Story by Ashlee Larrison
Photos by David Kadlubowski
GCU News Bureau
It will be an Ethington Theatre season like never before.
Starting with the theatre itself.
College of Fine Arts and Production staff and students at Grand Canyon University have completed construction of the outdoor theatre that will be used this season in light of COVID-19 restrictions. It was an ambitious undertaking, even for someone as experienced as Technical Director Brad Cozby.
“It’s a mammoth project because we’re constructing an entire outdoor theatre,” Cozby said. “It’s much different than one of our standard builds for a theatrical show because we don’t normally have to build an entire theatre.”
The project, which began construction roughly a month ago, has taken the work and skills from not only Cozby to turn into a reality, but students as well. Student workers and even cast members for the production of “The Comedy of Errors,” which begins Wednesday night, came together to assist in the construction of the stage, located on the lawn in front of the COFAP building.
Recent GCU graduate Micah Larsen and regional theatre professional Patrick MacDonald were contracted to help Cozby, and student workers joined in on the project when they returned to campus several weeks ago.
The 40-foot stage will be surrounded designated seating areas for audience members, allowing families to sit together while also socially distancing from others. The lighting has been described as resembling an outdoor café. There also is a booth for controlling stage lighting and sound, and all plays will be livestreamed for people who prefer to watch from home.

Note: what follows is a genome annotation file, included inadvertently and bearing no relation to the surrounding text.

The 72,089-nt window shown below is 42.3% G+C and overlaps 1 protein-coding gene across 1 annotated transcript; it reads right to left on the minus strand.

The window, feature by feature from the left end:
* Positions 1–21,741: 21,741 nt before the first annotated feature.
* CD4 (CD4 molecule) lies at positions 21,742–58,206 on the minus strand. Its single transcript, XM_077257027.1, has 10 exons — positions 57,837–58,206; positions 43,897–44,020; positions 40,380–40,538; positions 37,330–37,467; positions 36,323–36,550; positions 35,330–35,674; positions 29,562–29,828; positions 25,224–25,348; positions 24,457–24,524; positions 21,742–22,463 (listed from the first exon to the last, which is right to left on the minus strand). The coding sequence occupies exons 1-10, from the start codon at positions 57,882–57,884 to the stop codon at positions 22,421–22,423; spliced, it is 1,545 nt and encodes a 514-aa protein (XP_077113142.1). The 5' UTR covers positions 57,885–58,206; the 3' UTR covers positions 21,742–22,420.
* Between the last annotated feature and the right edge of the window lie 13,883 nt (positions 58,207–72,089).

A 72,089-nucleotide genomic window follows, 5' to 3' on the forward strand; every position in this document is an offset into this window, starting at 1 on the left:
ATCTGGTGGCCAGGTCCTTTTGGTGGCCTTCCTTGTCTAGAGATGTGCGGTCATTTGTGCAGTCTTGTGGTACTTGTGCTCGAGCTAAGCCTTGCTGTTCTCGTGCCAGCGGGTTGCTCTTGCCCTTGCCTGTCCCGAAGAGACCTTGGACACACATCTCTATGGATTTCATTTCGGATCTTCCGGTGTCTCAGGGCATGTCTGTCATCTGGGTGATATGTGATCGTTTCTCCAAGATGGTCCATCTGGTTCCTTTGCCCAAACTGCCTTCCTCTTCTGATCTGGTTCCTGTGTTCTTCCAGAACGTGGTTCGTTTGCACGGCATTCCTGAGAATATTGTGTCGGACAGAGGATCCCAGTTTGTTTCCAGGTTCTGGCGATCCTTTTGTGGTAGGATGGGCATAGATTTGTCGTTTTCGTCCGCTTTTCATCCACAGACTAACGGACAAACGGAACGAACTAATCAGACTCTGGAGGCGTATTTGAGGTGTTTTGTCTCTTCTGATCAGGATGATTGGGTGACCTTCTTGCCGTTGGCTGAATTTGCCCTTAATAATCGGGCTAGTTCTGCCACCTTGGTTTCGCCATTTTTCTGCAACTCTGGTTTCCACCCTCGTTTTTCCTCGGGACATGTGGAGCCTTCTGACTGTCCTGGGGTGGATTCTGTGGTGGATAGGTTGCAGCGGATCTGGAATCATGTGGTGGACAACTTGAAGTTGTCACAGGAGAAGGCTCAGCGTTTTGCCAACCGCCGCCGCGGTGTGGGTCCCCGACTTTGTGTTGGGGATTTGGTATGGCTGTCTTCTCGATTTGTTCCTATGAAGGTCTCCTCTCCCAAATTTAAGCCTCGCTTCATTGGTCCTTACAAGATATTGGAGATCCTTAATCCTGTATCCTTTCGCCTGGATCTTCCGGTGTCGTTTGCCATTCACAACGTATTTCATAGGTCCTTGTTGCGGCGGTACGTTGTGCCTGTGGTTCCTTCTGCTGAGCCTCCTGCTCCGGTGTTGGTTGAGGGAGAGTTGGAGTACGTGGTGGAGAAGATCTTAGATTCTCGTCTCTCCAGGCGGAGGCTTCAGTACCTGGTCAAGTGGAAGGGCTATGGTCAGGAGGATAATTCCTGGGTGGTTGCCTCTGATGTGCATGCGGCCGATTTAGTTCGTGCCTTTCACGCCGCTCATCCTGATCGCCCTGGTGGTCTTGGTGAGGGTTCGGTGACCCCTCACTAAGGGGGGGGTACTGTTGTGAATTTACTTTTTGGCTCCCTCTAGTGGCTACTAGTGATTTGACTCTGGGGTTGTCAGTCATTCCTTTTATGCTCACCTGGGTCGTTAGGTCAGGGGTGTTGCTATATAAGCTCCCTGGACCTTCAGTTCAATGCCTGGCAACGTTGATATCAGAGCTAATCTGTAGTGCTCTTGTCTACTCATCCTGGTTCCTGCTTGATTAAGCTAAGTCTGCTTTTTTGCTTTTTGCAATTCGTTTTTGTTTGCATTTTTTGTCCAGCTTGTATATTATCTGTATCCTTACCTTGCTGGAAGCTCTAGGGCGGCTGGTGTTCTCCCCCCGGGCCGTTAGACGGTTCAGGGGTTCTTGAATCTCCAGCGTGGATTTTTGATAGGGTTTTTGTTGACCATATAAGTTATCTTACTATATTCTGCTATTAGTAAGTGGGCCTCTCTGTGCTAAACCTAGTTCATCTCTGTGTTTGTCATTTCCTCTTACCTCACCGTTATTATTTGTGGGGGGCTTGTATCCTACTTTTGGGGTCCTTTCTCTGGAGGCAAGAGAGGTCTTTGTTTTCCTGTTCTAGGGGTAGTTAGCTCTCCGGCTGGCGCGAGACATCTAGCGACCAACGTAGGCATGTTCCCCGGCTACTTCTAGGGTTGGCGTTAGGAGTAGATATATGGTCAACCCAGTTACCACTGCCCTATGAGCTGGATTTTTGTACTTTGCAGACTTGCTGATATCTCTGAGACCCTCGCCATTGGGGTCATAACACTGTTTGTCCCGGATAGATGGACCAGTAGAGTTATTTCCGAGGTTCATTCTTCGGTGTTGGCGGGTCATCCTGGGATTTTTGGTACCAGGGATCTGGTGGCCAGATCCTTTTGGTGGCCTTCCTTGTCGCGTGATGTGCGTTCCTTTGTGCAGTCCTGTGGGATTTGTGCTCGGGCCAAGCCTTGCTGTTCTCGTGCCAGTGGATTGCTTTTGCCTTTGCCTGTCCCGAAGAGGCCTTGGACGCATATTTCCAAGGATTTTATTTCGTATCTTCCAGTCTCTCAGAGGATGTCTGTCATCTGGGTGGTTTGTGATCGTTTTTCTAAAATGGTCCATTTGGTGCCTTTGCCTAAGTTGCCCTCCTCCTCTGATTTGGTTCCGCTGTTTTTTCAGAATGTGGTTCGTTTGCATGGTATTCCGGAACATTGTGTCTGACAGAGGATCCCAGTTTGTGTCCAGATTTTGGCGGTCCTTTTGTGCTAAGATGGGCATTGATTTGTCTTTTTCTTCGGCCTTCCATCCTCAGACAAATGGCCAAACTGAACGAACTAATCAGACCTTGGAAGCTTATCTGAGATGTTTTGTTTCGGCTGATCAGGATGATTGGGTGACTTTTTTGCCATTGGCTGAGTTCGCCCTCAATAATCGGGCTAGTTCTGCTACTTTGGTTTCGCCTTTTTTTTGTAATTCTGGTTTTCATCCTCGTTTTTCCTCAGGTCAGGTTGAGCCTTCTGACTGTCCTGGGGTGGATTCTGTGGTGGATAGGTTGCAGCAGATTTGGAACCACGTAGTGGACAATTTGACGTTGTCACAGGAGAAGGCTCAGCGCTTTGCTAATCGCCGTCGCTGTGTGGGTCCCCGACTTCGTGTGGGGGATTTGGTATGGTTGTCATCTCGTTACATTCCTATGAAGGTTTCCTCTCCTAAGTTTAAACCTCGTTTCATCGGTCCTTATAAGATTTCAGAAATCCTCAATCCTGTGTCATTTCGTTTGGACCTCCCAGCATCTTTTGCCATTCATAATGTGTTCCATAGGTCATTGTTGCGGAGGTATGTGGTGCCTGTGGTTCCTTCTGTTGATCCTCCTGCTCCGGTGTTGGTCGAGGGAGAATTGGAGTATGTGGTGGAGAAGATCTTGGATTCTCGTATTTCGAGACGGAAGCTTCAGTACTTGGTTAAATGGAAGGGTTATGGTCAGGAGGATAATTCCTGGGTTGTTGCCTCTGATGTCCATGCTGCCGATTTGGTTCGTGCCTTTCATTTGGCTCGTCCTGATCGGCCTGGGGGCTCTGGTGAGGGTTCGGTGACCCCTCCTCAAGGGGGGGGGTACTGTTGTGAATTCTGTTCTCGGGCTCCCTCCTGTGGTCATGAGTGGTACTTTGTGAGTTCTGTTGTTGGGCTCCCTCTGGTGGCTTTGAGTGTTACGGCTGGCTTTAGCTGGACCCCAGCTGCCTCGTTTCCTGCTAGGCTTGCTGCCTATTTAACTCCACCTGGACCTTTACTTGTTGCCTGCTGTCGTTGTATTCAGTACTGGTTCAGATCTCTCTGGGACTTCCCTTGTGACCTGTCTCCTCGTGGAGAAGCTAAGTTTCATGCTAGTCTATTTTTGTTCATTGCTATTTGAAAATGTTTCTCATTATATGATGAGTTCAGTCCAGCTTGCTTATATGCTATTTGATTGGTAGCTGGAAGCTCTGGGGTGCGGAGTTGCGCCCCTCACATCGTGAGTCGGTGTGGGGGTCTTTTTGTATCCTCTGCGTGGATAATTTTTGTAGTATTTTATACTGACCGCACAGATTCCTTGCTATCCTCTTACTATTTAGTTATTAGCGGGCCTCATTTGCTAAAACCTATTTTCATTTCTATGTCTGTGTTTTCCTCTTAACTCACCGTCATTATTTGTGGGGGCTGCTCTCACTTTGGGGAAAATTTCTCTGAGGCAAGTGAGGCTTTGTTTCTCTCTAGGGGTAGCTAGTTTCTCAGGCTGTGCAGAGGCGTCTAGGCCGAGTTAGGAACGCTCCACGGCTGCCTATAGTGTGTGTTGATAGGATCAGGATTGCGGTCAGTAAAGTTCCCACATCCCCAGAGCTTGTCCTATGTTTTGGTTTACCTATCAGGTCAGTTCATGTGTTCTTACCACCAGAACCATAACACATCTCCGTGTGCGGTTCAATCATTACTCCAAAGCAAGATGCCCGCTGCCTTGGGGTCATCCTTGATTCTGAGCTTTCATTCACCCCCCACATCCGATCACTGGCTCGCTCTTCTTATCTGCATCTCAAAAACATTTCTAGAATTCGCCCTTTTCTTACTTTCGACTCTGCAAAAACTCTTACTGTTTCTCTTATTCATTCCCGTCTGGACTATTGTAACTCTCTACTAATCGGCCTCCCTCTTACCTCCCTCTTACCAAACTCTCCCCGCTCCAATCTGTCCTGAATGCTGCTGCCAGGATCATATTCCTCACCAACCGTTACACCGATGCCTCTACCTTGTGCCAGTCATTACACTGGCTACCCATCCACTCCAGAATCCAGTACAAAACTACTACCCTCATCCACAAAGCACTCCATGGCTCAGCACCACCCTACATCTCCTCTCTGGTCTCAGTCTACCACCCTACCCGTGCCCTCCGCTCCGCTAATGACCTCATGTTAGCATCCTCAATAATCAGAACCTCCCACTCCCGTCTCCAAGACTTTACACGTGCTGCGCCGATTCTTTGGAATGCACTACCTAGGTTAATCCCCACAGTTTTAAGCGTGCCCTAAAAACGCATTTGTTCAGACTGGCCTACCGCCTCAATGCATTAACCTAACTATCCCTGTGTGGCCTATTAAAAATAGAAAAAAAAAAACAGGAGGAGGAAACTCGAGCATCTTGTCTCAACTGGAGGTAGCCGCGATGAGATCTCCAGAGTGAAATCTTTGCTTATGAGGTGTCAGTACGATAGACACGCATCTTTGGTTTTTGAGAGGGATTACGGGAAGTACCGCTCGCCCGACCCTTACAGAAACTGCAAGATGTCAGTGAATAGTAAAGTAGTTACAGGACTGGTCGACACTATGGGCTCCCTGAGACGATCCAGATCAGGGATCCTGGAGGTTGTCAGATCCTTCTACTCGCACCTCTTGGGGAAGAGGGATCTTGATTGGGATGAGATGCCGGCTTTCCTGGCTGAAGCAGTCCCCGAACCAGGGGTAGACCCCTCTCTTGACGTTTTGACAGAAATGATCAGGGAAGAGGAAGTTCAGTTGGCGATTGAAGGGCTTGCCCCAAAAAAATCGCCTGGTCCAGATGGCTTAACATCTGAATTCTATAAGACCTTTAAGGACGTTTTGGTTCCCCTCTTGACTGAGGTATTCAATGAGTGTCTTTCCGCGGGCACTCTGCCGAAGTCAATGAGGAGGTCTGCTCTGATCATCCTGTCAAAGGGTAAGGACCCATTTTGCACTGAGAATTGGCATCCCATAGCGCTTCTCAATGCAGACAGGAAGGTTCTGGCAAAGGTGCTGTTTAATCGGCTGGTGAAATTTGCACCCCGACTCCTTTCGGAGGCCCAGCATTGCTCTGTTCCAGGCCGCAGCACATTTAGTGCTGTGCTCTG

Cozby said he collaborated on the stage design with COFAP Dean Claude Pensis and Assistant Dean William Symington.
“There were a lot of talks among the three of us on how we could make something like this happen,” Cozby said. “I was given a list of objectives for what the stage needed to accommodate, and then I took that and worked through the engineering of it all.”
Symington said the Theatre Department was prepared for the challenge because it comes with the territory.
“I think that artists and particularly performing arts folks are used to being adaptable,” Symington said. “Creative problem-solving is literally what we do every day. When we’re working on a project, it’s never sort of a set situation where we’re like, ‘Oh we’ll just do it the same way as we’ve always done it.’ It never works that way.
“I think we’re uniquely suited for this. It’s been a challenge, but we create a problem-solving way of thinking of how to do something in a different way and how to make a positive out of it.”
For Cozby, the challenge stemmed from the shear size of the project, but he also can point to several fun experiences during the construction process. His favorite: getting to work alongside the students.
“They’ve really thrown themselves into this project whole-heartedly,” he said. “It’s just been an absolute joy to work with them and make all of this happen.”
Cozby said the stage is an example of how much importance is placed on both keeping students safe while also ensuring that they still can partake in the arts.
“It obviously speaks a lot about the trust the University has in our department to do everything safely and also great trust and faith in our students and what they do and how they perform,” he said. “We’re kind of setting up a once-in-a-lifetime experience for our students by doing outdoor theatre. Most universities, at least that I’ve seen, don’t tackle something like that often, so I love that we took that step and that we wanted to do something like this.
“I love that the students still get to perform amid all of the restrictions that we have currently.”
Contact Ashlee Larrison at (602) 639-8488 or [email protected].
GCU Today: Fine Arts goes all out to improvise for students
GCU Today: Students bid sad adieu to show that couldn’t go on